10. There is no denial of the fact that the deceased was lastly seen alive on 12.07.2003 around 10.30 p.m. P.Ws.1, 3 and 32 have stated that they accompanied the deceased up to Pallavaram where fuel was filed for the car at a petrol bunk. A1 to A3 engaged the taxi to go to Ulundurpet. Thereafter, the dead body was exhumed on 11.10.2003. From the skeletal remains, DNA was extracted and the examination of DNA conducted with the DNA drawn from the children and the wife of the deceased had proved the identity of the deceased. The ragged shirt (M.O.1) and the ragged pants (M.O.2) found on the skeletal remains were identified by the wife (P.W.5) and the sister (P.W.6) respectively of the deceased, P.Ws.14 and 15, who are tailors by profession, have also identified the dress materials on the human skeletal remains. Thus, it has been proved beyond reasonable doubts that the skeletal remains, which were recovered on 11.10.2003 on exhumation, was that of the deceased.
11. P.W.28, the doctor, who conducted autopsy on the skeletal remains could not give any opinion regarding the cause of death. It is quite natural and understandable that from the mere skeletal remains it may not be possible for the doctor to find out the cause of death. But, on that score, it cannot be held that the death of the deceased was not a homicide inasmuch as there are other circumstances to prove that the death of the deceased was a homicide about which we will discuss a little later.
12. P.Ws.1, 3 and 32 , as we have already pointed out, have stated that the deceased was engaged by A1 to A3 and they went along with the deceased in the car in question. A1 to A3 were in the company of P.W.1, P.W.3 and P.W.32 for a long time. Therefore, there is no question of holding any test identification parade. [See Amit Singh Bhikam Singh Thakur v. State of Maharashtra, (2007) 2 SCC 310 and Ankush Maruti Shinde and Ors. Vs. State of Maharashtra [(2009) 6 SCC 667].These witnesses are independent witnesses and they had no axe to grind against A1 to A3. Though P.Ws.1, 3 and 32 have been subjected to gruel cross examination, at length, nothing could be elicited to disbelieve their version. In our considered view, the evidences of these three witnesses by themselves would be sufficient to hold the accused guilty. But, fortunately, there are other evidences also to prove the guilt of the accused.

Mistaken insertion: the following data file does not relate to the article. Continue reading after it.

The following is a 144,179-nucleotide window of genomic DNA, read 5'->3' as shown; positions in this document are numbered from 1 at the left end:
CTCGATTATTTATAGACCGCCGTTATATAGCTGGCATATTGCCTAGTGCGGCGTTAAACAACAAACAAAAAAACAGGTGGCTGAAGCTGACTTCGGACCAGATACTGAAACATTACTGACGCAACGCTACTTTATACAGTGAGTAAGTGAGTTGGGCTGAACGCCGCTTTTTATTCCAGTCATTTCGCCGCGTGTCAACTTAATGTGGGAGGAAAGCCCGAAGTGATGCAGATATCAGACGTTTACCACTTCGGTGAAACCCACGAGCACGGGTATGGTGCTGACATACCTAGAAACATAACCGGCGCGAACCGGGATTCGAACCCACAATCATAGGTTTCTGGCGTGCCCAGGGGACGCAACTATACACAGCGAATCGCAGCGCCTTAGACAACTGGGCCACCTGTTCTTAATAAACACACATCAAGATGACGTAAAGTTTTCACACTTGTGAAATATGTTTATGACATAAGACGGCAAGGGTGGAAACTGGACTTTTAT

13. The complaint in this case was made on 15.07.2003 by Mr.Naganathan [since deceased], the brother of the deceased-Mr.Ganesan. Till the complaint was made, it was not even known to anybody as to what had happened to the deceased. That was the reason why only a Man Missing case was registered. Unfortunately, P.W.41 could not make any break through in the investigation. Mr.Naganathan, who made the complaint has not been examined before the trial court as he had already passed away. Therefore, the contents of the complaint (Ex.P.23) cannot be treated as substantive evidence. But, from the evidences of P.Ws.1, 2 , 3 and 32 and also P.W.4 it has been clearly established that the car in question was in the possession of the deceased lastly and the disappearance of the car as well as the deceased had happened in the same transaction.